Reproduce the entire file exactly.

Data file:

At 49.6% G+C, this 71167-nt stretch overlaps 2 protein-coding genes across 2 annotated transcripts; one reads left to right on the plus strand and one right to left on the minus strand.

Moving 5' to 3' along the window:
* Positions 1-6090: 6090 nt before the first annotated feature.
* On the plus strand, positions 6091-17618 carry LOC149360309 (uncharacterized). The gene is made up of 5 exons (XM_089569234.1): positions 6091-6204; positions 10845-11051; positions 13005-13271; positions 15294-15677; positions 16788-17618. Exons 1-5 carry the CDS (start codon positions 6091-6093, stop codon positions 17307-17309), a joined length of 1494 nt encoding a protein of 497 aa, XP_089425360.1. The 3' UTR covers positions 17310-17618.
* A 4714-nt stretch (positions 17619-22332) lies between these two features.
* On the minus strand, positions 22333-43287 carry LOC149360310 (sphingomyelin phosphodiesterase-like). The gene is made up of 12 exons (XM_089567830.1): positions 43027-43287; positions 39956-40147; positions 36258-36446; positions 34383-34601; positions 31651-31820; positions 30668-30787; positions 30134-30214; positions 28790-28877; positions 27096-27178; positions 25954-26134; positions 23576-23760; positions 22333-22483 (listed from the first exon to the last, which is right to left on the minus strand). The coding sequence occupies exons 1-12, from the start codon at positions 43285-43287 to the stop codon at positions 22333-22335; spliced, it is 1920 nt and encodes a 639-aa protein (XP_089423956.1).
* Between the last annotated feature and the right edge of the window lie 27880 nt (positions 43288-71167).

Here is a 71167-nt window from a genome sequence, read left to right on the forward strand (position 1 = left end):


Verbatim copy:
At 49.6% G+C, this 71167-nt stretch overlaps 2 protein-coding genes across 2 annotated transcripts; one reads left to right on the plus strand and one right to left on the minus strand.

Moving 5' to 3' along the window:
* Positions 1-6090: 6090 nt before the first annotated feature.
* On the plus strand, positions 6091-17618 carry LOC149360309 (uncharacterized). The gene is made up of 5 exons (XM_089569234.1): positions 6091-6204; positions 10845-11051; positions 13005-13271; positions 15294-15677; positions 16788-17618. Exons 1-5 carry the CDS (start codon positions 6091-6093, stop codon positions 17307-17309), a joined length of 1494 nt encoding a protein of 497 aa, XP_089425360.1. The 3' UTR covers positions 17310-17618.
* A 4714-nt stretch (positions 17619-22332) lies between these two features.
* On the minus strand, positions 22333-43287 carry LOC149360310 (sphingomyelin phosphodiesterase-like). The gene is made up of 12 exons (XM_089567830.1): positions 43027-43287; positions 39956-40147; positions 36258-36446; positions 34383-34601; positions 31651-31820; positions 30668-30787; positions 30134-30214; positions 28790-28877; positions 27096-27178; positions 25954-26134; positions 23576-23760; positions 22333-22483 (listed from the first exon to the last, which is right to left on the minus strand). The coding sequence occupies exons 1-12, from the start codon at positions 43285-43287 to the stop codon at positions 22333-22335; spliced, it is 1920 nt and encodes a 639-aa protein (XP_089423956.1).
* Between the last annotated feature and the right edge of the window lie 27880 nt (positions 43288-71167).

Here is a 71167-nt window from a genome sequence, read left to right on the forward strand (position 1 = left end):